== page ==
“My prayer is for all students to have an equal opportunity to access information and skills that will prepare them to be whatever they wish to be and to make a significant contribution in the communities they will inherit. I commend C.O.P.E. and ICUC for identifying all current barriers that prevent students from that goal or divert them toward a negative outcome, particularly one that leads to prison,” said Carolyn Tillman, Special Assistant to the Superintendent, San Bernardino County Superintendent of Schools. “I commend C.O.P.E. and ICUC for their commitment to educate, monitor and hold accountable all institutions and individuals who contribute to or uphold the status quo for conditions that are counter to creating positive outcomes for kids. A rally is a good start; still we must do the daily intentional work to divert a pipeline from failure to success.”

San Bernardino City Unified School District board member, Danny Tillman, spoke from his heart in regards to the issue of the school to prison pipeline. He explained what the real intent for the citations has been misconstrued. He also stated that he is proud of the San Bernardino City Unified School District Police Department but they were put in place to “keep our students safe and benefit them. It was never meant to put our kids at a disadvantage because of a citation we give them which happens to be from a sworn police officer or sworn peace officer of the state of California. So whatever it takes to fix that, that’s what we must do.” He also mentioned an incident in his youth that could have been detrimental to his future if he was subjected to what many children are faced with today in our schools. “I would not have been able to achieve what I have if I had a citation given to me with the same repercussions.” His comment spoke volumes. It was an honest response to the facts that were presented to the board. His passion has felt by many of the parents and students in the room.

“The school to prison pipeline has been a concern of mine since I heard a hip hop album called, ‘No More Prisons’ by Raptivism in the late 90s and most recently I consider it to be one of the foremost issues of our time after reading the New Jim Crow by Michelle Alexander. San Bernardino area groups and coalitions like COPE, ICUC, WAG, The Fellas and the African American Education Collaborative are doing to highlight the fact that if we can reduce student suspensions and arrest, we have a greater chance of keeping students in the classroom and on a path to graduate and accomplish career goals. I know other determinants like having multiple teaching methods and deeper cultural awareness trainings for teachers and staff assists in the cause,” stated Jonathan Buffong, Buffong Consulting Solutions, a Consulting Group that work with local educational providers in the areas of leadership and program development.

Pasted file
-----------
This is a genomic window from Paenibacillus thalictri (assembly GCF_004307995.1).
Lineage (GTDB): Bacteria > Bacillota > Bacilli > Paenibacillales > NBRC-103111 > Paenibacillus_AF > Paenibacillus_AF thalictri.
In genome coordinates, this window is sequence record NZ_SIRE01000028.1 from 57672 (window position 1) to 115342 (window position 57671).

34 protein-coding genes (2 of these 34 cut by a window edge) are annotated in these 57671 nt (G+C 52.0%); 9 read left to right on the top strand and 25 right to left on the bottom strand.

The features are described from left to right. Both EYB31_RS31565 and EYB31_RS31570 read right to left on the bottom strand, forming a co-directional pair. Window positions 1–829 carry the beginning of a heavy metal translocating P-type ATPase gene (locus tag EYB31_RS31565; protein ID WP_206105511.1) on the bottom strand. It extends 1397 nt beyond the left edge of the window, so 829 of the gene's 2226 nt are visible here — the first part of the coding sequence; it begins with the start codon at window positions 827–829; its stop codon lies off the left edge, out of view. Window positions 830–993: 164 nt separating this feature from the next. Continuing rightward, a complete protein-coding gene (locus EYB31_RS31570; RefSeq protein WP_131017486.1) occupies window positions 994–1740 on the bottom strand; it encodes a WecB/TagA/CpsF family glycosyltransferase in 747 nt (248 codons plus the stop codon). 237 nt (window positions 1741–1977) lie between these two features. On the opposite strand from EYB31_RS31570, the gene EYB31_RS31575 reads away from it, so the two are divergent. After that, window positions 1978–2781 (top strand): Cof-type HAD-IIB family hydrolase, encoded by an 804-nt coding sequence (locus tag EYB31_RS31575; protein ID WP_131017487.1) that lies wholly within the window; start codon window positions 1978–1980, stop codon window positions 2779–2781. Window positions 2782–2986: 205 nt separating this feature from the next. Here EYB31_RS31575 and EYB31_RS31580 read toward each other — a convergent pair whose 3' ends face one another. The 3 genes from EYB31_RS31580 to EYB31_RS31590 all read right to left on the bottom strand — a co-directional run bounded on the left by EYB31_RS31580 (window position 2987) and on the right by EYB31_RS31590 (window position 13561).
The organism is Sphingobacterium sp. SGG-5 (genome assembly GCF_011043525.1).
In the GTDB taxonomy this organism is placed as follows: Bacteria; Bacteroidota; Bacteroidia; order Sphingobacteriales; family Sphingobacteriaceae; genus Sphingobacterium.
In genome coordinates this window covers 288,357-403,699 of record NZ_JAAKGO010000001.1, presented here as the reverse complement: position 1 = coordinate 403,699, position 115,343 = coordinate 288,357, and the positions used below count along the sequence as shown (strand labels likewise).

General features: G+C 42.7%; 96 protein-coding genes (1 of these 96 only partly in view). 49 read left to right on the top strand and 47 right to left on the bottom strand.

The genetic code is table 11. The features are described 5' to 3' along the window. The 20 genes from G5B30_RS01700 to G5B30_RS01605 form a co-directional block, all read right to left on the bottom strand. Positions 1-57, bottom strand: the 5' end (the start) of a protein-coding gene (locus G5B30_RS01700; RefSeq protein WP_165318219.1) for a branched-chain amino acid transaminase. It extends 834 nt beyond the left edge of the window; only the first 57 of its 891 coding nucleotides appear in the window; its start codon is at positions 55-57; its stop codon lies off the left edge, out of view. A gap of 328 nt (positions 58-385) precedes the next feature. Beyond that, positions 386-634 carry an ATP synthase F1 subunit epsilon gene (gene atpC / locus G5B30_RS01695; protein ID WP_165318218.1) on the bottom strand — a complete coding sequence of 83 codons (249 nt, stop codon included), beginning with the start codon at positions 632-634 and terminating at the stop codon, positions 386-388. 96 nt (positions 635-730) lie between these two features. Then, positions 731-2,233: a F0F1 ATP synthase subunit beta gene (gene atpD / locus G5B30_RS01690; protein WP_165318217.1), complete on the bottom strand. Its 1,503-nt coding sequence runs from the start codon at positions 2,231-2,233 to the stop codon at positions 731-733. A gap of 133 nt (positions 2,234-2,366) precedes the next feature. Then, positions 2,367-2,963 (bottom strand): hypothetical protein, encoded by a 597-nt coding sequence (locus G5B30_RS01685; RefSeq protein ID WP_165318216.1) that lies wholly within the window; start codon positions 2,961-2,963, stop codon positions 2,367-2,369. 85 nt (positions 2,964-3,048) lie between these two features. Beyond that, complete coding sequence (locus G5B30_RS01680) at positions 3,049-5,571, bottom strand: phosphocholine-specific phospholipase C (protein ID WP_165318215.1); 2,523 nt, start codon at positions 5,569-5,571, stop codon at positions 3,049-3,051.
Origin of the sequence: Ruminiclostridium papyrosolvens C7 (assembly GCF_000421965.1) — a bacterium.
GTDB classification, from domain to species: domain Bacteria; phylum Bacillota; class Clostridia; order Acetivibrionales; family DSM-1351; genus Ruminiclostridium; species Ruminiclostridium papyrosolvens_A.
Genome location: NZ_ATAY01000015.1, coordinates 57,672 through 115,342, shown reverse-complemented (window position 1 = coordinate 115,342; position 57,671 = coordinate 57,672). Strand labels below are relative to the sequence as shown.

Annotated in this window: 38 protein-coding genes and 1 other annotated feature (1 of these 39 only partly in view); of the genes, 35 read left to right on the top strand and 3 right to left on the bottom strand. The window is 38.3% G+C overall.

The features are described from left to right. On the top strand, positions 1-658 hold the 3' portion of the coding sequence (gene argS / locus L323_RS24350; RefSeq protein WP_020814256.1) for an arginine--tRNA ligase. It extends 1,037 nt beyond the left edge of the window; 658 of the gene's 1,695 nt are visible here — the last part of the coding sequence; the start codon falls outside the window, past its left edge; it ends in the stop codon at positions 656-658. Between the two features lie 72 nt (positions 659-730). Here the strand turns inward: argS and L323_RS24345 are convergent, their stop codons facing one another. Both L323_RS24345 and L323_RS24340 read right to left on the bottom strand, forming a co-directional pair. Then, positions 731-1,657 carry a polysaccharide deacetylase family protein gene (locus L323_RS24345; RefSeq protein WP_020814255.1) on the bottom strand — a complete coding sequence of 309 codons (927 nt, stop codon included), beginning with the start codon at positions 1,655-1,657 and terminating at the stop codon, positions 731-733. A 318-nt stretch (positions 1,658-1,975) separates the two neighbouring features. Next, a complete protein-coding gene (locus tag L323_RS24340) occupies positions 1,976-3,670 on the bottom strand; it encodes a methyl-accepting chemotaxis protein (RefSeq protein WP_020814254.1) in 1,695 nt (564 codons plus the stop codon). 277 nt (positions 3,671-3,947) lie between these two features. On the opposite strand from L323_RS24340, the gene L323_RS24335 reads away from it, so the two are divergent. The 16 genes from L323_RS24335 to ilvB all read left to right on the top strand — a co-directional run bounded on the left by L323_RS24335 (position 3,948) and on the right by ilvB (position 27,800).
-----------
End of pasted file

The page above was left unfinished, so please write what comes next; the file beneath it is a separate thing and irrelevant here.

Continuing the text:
“I also know that the desperate increase involvement by the families of students play large role in dropping those numbers but the of show concern this past Tuesday evening at the school board was geared to the San Bernardino Unified School District and their implementation of policies that will ensure that the current numbers drop. My hat goes off to this effort because I believe it is a step in the right direction. We also must support these efforts by educating our students and parents to understand that our schools should not have to put up with anything that distracts our children from learning so that they can accomplish their goals,” added Buffong.

Several board members participated and mingled with the community members during the rally prior to the school board meeting. The energy of the crowd was positive and uplifting. However, once the subject of citations was up for board discussion the mood in the room was turned quickly to serious business. It was a call to action. “As a lifelong resident of San Bernardino it was nice to see so many community members and activists come out and voice their concern for our students with a very supportive board who always keeps the best interest of our students in mind,” said Trimonisha Singer. “I am positive that they will do what is best for our community.”

This was just the beginning of what’s more to come. The board members all appeared to agree with what was presented to them that evening but only time will tell. Superintendent Dale Marsden suggested a subcommittee be convened to research what others districts are doing. However, Tillman and Flores both pointed out that C.O.P.E. and ICUC have already done the work for them. The community will not let this issue fall by the waist side. It is too important. “C.O.P.E. and ICUC has brought this to our attention, that we have to do more,” said Flores. “I admit it, we’ve come a long way but we need to do more.”